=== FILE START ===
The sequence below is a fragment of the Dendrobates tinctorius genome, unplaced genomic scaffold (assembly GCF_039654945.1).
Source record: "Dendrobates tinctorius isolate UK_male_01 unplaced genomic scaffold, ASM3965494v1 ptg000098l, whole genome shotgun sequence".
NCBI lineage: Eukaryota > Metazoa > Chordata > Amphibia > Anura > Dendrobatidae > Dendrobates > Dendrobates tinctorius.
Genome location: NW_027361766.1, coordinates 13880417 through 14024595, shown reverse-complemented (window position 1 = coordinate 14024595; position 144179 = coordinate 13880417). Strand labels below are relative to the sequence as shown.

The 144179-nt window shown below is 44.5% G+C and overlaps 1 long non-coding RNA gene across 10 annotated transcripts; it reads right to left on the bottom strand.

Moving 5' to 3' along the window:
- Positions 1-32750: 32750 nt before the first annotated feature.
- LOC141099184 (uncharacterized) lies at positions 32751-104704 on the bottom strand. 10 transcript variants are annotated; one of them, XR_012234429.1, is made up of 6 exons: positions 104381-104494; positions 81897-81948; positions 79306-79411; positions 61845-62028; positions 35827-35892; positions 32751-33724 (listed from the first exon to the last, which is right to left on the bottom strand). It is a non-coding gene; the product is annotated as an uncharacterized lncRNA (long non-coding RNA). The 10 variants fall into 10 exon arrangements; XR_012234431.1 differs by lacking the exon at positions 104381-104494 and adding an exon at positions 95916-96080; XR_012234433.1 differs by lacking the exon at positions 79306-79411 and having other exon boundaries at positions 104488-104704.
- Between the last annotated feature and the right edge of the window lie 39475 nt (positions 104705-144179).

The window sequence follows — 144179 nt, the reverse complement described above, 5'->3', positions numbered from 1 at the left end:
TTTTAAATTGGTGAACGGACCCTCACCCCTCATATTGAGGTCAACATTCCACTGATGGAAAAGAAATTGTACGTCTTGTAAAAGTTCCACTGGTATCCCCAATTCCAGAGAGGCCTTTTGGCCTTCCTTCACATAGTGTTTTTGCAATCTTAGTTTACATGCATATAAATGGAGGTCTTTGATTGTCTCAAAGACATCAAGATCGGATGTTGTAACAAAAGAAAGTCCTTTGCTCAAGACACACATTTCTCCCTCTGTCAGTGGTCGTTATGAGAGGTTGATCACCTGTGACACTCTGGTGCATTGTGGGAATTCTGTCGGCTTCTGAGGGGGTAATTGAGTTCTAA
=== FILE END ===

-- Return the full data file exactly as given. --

The sequence below is a fragment of the Dendrobates tinctorius genome, unplaced genomic scaffold (assembly GCF_039654945.1).
Source record: "Dendrobates tinctorius isolate UK_male_01 unplaced genomic scaffold, ASM3965494v1 ptg000098l, whole genome shotgun sequence".
NCBI lineage: Eukaryota > Metazoa > Chordata > Amphibia > Anura > Dendrobatidae > Dendrobates > Dendrobates tinctorius.
Genome location: NW_027361766.1, coordinates 13880417 through 14024595, shown reverse-complemented (window position 1 = coordinate 14024595; position 144179 = coordinate 13880417). Strand labels below are relative to the sequence as shown.

The 144179-nt window shown below is 44.5% G+C and overlaps 1 long non-coding RNA gene across 10 annotated transcripts; it reads right to left on the bottom strand.

Moving 5' to 3' along the window:
- Positions 1-32750: 32750 nt before the first annotated feature.
- LOC141099184 (uncharacterized) lies at positions 32751-104704 on the bottom strand. 10 transcript variants are annotated; one of them, XR_012234429.1, is made up of 6 exons: positions 104381-104494; positions 81897-81948; positions 79306-79411; positions 61845-62028; positions 35827-35892; positions 32751-33724 (listed from the first exon to the last, which is right to left on the bottom strand). It is a non-coding gene; the product is annotated as an uncharacterized lncRNA (long non-coding RNA). The 10 variants fall into 10 exon arrangements; XR_012234431.1 differs by lacking the exon at positions 104381-104494 and adding an exon at positions 95916-96080; XR_012234433.1 differs by lacking the exon at positions 79306-79411 and having other exon boundaries at positions 104488-104704.
- Between the last annotated feature and the right edge of the window lie 39475 nt (positions 104705-144179).

The window sequence follows — 144179 nt, the reverse complement described above, 5'->3', positions numbered from 1 at the left end:
TTTTAAATTGGTGAACGGACCCTCACCCCTCATATTGAGGTCAACATTCCACTGATGGAAAAGAAATTGTACGTCTTGTAAAAGTTCCACTGGTATCCCCAATTCCAGAGAGGCCTTTTGGCCTTCCTTCACATAGTGTTTTTGCAATCTTAGTTTACATGCATATAAATGGAGGTCTTTGATTGTCTCAAAGACATCAAGATCGGATGTTGTAACAAAAGAAAGTCCTTTGCTCAAGACACACATTTCTCCCTCTGTCAGTGGTCGTTATGAGAGGTTGATCACCTGTGACACTCTGGTGCATTGTGGGAATTCTGTCGGCTTCTGAGGGGGTAATTGAGTTCTAA